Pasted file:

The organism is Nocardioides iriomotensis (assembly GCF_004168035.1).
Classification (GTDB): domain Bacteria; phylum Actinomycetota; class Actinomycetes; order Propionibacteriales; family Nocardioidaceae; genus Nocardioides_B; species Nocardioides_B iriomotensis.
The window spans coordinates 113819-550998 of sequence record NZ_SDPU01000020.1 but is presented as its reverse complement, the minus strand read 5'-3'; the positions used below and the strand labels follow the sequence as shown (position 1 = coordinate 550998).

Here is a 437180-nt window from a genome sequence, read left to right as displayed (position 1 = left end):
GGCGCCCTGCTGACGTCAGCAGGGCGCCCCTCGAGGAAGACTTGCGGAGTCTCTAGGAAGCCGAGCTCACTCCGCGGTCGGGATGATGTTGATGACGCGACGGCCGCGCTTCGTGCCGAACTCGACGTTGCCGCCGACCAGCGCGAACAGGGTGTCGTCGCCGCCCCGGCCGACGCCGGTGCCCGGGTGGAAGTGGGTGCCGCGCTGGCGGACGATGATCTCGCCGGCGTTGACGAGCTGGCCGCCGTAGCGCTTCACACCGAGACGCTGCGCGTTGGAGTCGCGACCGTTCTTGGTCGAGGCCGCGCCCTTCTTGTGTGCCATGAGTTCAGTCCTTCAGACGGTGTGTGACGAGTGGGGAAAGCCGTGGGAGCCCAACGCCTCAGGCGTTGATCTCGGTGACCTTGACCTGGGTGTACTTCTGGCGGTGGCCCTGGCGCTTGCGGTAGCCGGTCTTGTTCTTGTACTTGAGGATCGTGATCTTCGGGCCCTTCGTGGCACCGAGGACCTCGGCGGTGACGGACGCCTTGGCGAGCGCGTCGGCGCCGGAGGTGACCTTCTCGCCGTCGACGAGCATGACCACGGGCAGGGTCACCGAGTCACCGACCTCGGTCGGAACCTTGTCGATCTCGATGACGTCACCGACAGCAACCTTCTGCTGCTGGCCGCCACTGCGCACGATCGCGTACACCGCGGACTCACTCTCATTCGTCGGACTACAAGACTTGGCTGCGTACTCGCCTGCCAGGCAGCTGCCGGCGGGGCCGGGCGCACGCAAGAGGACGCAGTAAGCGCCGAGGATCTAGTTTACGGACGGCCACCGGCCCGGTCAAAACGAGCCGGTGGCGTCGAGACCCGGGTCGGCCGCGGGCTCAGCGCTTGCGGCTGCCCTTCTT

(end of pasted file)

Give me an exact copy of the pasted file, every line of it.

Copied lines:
The organism is Nocardioides iriomotensis (assembly GCF_004168035.1).
Classification (GTDB): domain Bacteria; phylum Actinomycetota; class Actinomycetes; order Propionibacteriales; family Nocardioidaceae; genus Nocardioides_B; species Nocardioides_B iriomotensis.
The window spans coordinates 113819-550998 of sequence record NZ_SDPU01000020.1 but is presented as its reverse complement, the minus strand read 5'-3'; the positions used below and the strand labels follow the sequence as shown (position 1 = coordinate 550998).

Here is a 437180-nt window from a genome sequence, read left to right as displayed (position 1 = left end):
GGCGCCCTGCTGACGTCAGCAGGGCGCCCCTCGAGGAAGACTTGCGGAGTCTCTAGGAAGCCGAGCTCACTCCGCGGTCGGGATGATGTTGATGACGCGACGGCCGCGCTTCGTGCCGAACTCGACGTTGCCGCCGACCAGCGCGAACAGGGTGTCGTCGCCGCCCCGGCCGACGCCGGTGCCCGGGTGGAAGTGGGTGCCGCGCTGGCGGACGATGATCTCGCCGGCGTTGACGAGCTGGCCGCCGTAGCGCTTCACACCGAGACGCTGCGCGTTGGAGTCGCGACCGTTCTTGGTCGAGGCCGCGCCCTTCTTGTGTGCCATGAGTTCAGTCCTTCAGACGGTGTGTGACGAGTGGGGAAAGCCGTGGGAGCCCAACGCCTCAGGCGTTGATCTCGGTGACCTTGACCTGGGTGTACTTCTGGCGGTGGCCCTGGCGCTTGCGGTAGCCGGTCTTGTTCTTGTACTTGAGGATCGTGATCTTCGGGCCCTTCGTGGCACCGAGGACCTCGGCGGTGACGGACGCCTTGGCGAGCGCGTCGGCGCCGGAGGTGACCTTCTCGCCGTCGACGAGCATGACCACGGGCAGGGTCACCGAGTCACCGACCTCGGTCGGAACCTTGTCGATCTCGATGACGTCACCGACAGCAACCTTCTGCTGCTGGCCGCCACTGCGCACGATCGCGTACACCGCGGACTCACTCTCATTCGTCGGACTACAAGACTTGGCTGCGTACTCGCCTGCCAGGCAGCTGCCGGCGGGGCCGGGCGCACGCAAGAGGACGCAGTAAGCGCCGAGGATCTAGTTTACGGACGGCCACCGGCCCGGTCAAAACGAGCCGGTGGCGTCGAGACCCGGGTCGGCCGCGGGCTCAGCGCTTGCGGCTGCCCTTCTT